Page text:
In short, the code demonstrates injection of an arbitrary ARC4 code into a vPro-compatible chipset AMT/ME memory using the chipset memory reclaiming attack. Check the README and the slides for more information.
The actual ARC4 code we distribute here is very simple: it sets a DMA write transaction to the host memory every ca. 15 seconds in order to write the "ITL" string at the predefined physical addresses (increased by 4 with every iteration). Of course one can do DMA read as well.
The ability to do DMA from the ARC4 code to/from the host memory is, in fact, all that is necessary to write a sophisticated rootkit or any sort of malware, from funny jokers to sophisticated secret sniffers. Your imagination (and good pattern searching) is the only limit here.
The OS, nor any software running on the host OS, cannot access our rootkit code, unless, of course, it used the same remapping attack we used to insert our code there :) But the rootkit might even cut off this way by locking down the remapping registers, so fixing the vulnerability on the fly, after exploiting it (of course it would be insane for any AV to use our remapping attack in order to scan ME space, but just for completeness;)
An OS might attempt to protect itself from DMA accesses from the rootkit in the chipset by carefully setting VT-d protections. Xen 3.3/3.4, for example, sets VT-d protections in such a way that our rootkit cannot access the Xen hypervisor memory. We can, however, access all the other parts of the system which includes all the domains memory (i.e. where all the interesting data are located). Still, it should be possible to modify Xen so that it set VT-d mappings in such a strict way, that the AMT code (and the AMT rootkit) could not access any useful information in any of the domains. This, in fact, would be a good idea anyway, as it would also prevent any sort of hardware-based backdoors (except for the backdoors in the CPU).
An AMT rootkit can, however, get around such a savvy OS because it can modify the OS's VT-d initialization code before it sets the VT-d protections. Alternatively, if the protections are set before the rootkit was activated, the rootkit can force the system to reboot and boot it from the AMT Virtual CDROM (In fact AMT has been designed to be able to do exactly that), which would contain rootkit agent code that would modify the OS/VMM to-be-loaded image, so that it doesn't setup VT-d properly.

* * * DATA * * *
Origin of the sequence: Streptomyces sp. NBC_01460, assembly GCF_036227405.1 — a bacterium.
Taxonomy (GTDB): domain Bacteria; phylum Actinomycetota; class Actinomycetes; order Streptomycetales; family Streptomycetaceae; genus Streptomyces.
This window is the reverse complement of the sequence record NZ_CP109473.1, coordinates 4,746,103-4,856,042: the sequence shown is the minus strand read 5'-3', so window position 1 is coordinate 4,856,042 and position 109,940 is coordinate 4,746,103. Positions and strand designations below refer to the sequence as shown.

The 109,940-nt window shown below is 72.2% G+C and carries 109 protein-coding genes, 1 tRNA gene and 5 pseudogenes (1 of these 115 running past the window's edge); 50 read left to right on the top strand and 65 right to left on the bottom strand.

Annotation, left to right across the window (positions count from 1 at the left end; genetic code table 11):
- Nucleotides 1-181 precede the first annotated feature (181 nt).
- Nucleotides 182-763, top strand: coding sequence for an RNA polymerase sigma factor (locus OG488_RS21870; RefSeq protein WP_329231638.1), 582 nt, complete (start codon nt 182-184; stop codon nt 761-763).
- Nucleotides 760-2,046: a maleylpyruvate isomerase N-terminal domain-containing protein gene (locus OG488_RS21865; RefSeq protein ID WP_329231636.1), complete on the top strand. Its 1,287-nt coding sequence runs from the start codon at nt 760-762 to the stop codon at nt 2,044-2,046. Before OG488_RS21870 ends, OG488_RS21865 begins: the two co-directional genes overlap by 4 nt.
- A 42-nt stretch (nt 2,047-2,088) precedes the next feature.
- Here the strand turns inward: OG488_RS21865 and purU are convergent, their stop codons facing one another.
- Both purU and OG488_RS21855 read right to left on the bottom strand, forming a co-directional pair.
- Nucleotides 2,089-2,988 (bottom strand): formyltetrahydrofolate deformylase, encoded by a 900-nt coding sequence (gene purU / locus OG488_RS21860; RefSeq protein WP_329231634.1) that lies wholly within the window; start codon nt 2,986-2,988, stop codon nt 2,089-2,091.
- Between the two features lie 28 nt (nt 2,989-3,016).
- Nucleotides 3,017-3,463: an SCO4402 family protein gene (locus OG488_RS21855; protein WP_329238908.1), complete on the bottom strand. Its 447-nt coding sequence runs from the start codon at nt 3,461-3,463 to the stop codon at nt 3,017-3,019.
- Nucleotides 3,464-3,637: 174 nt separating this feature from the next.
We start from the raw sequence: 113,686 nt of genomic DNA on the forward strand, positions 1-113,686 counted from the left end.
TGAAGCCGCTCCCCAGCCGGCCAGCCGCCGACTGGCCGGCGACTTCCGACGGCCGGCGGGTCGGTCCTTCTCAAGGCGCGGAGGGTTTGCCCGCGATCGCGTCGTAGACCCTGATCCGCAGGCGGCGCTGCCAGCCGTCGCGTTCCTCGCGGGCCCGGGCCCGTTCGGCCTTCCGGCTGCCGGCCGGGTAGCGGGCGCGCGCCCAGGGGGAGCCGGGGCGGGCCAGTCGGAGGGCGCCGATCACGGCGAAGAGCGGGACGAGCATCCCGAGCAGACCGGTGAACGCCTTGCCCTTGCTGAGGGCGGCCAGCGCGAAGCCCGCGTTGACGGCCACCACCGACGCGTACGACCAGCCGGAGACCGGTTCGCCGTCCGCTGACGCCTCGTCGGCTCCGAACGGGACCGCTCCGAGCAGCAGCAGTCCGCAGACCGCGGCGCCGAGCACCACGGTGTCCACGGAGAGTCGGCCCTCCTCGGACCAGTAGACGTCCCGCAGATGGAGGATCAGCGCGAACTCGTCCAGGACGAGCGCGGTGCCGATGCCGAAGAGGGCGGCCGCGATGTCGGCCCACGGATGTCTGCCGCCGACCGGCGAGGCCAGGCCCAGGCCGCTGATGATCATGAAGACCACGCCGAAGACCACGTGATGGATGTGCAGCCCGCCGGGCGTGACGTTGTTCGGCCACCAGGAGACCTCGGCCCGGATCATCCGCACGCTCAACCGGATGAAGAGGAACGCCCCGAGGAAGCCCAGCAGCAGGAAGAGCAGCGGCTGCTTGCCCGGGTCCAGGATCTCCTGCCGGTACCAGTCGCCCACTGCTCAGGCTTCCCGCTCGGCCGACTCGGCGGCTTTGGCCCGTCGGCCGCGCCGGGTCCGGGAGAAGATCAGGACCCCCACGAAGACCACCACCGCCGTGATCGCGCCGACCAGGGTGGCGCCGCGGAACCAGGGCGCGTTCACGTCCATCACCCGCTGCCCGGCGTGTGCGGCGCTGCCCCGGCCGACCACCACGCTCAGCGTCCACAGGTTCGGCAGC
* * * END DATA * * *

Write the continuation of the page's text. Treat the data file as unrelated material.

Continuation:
Of course, the proper solution against such an attack would be to use e.g. Intel TXT to assure trusted boot of the system. In theory this should work. In practice, as you might recall, we have already shown how to bypass Intel TXT. This TXT bypass attack still works on most (all?) hardware, as there is still no STM available in the wild (all that is needed for the attack is to have a working SMM attack, and last month we showed 2 such attacks — see the slides for the BIOS talk).
Intel has released a patch a day before our presentation at Black Hat. This is a cumulative patch that is also targeting a few other, unrelated, problems, like e.g. the SMM caching attack (also reported by Loic), the SMM nvacpi attack, and the Q45 BIOS reflashing attack (for which the code will be also published shortly).
Some of you might remember that Intel has patched this very remapping bug last year, after our Xen 0wning Trilogy presentations, where we used the very same bug to get around Xen hypervisor protections. However, Intel forgot about one small detail — namely it was perfectly possible for malware to downgrade BIOS to the previous, pre-Black-Hat-2008 version, without any user consent (after all this old BIO file was also digitally signed by Intel). So, with just one additional reboot (but without a user intervention needed) malware could still use the old remapping bug, this time to get access to the AMT memory. The recent patch mentioned above solves this problem by displaying a prompt during reflash boot, if reflashing to an older version of BIOS. So now it requires user intervention (a physical presence). This "downgrade protection" works, however, only if we have administrator password enabled in BIOS.
We could get into the AMT memory on Q35, however, even if the downgrade attack was not possible. In that case we could use our BIOS reflashing exploit (the other Black Hat presentation).
However, this situation looks differently on Intel latest Q45 chipsets (that also have AMT). As explained in the presentation, we were unable to get access to the AMT memory on those chipsets, even though we can reflash the BIOS there, and consequently, even though we can get rid of all the chipset locks (e.g. the remapping locks). Still, the remapping doesn't seem to work for this one memory range, where the AMT code resides.
This suggest Intel added some additional hardware to the Q45 chipset (and other Series 4 chipsets) to prevent this very type of attacks. But we're not giving up on Q45 yet, and we will be trying other attacks, as soon as we recover from the holiday laziness ;)
Finally, the nice picture of the Q35 chipset (MCH), where our rootkit lives :) The ARC4 processor is somewhere inside...